Many jurisdictions that restrict pit bulls, including Ontario, Canada, Miami, Florida, U.S. and Denver, Colorado, U.S., apply the restriction to the modern American Pit Bull Terrier, American Staffordshire Terrier, Staffordshire Bull Terrier, or any other dog that has the substantial physical characteristics and appearance of those breeds. However a few jurisdictions, such as Singapore and Franklin County, Ohio, U.S., also classify the modern American Bulldog as a "pit bull-type dog", while in the United Kingdom a pit bull is an American Pit Bull Terrier. All of the breeds share a similar history, with origins rooted from the bulldog and a variety of terriers. The dogs called bull terriers before the development of the modern Bull Terrier in the early 20th century may also be called pit bulls.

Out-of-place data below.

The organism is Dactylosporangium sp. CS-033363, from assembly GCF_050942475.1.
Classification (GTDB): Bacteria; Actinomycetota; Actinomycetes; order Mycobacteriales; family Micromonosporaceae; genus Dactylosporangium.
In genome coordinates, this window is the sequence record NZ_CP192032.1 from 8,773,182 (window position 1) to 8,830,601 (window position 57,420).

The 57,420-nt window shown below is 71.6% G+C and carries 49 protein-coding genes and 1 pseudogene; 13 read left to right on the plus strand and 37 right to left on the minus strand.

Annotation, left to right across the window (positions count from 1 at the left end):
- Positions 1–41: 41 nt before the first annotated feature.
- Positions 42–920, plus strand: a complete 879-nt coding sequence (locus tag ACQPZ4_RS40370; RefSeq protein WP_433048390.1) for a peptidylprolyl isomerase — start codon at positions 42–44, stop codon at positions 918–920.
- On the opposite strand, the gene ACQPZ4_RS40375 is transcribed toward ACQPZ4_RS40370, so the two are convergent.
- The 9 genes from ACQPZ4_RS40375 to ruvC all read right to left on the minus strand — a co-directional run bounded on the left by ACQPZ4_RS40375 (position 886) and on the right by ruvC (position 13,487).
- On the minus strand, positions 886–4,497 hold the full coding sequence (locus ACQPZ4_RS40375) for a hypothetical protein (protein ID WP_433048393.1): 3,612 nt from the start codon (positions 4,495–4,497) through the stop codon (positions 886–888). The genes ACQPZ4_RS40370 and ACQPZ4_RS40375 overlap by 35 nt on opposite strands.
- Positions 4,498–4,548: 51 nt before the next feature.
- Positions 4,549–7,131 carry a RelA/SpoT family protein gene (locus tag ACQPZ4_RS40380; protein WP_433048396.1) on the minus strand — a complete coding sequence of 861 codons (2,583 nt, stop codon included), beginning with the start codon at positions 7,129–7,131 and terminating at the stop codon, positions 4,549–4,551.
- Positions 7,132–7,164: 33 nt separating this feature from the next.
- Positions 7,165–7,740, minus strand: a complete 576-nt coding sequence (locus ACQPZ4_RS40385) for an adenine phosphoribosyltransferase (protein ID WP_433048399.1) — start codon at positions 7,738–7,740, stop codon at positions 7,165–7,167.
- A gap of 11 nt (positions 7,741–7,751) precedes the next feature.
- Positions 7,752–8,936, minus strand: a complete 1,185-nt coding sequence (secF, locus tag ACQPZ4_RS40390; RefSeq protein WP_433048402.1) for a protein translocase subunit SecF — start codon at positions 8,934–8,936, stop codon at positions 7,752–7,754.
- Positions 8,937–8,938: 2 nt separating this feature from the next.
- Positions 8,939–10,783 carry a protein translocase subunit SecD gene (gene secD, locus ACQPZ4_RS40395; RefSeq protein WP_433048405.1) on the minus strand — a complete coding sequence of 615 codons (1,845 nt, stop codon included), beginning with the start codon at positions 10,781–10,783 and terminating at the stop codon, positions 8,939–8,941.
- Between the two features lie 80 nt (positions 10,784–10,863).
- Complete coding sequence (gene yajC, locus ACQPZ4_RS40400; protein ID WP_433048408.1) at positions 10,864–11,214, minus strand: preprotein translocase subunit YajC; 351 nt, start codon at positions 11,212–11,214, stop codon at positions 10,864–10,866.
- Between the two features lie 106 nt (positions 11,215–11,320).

A large number of jurisdictions have enacted breed-specific legislation (BSL) in response to a number of well-publicized incidents involving pit bull-type dogs, and some government organizations such as the United States Army and Marine Corps have taken administrative action as well. These actions range from outright bans on the possession of pit bull-type dogs to restrictions and conditions on pit bull ownership, and often establish a legal presumption that a pit bull-type dog is prima facie a legally "dangerous" or "vicious" dog. In response, some state-level governments in the United States have prohibited or restricted the ability of municipal governments within those states to enact breed-specific legislation, though these prohibitions on breed-specific legislation do not affect military installations located within these states.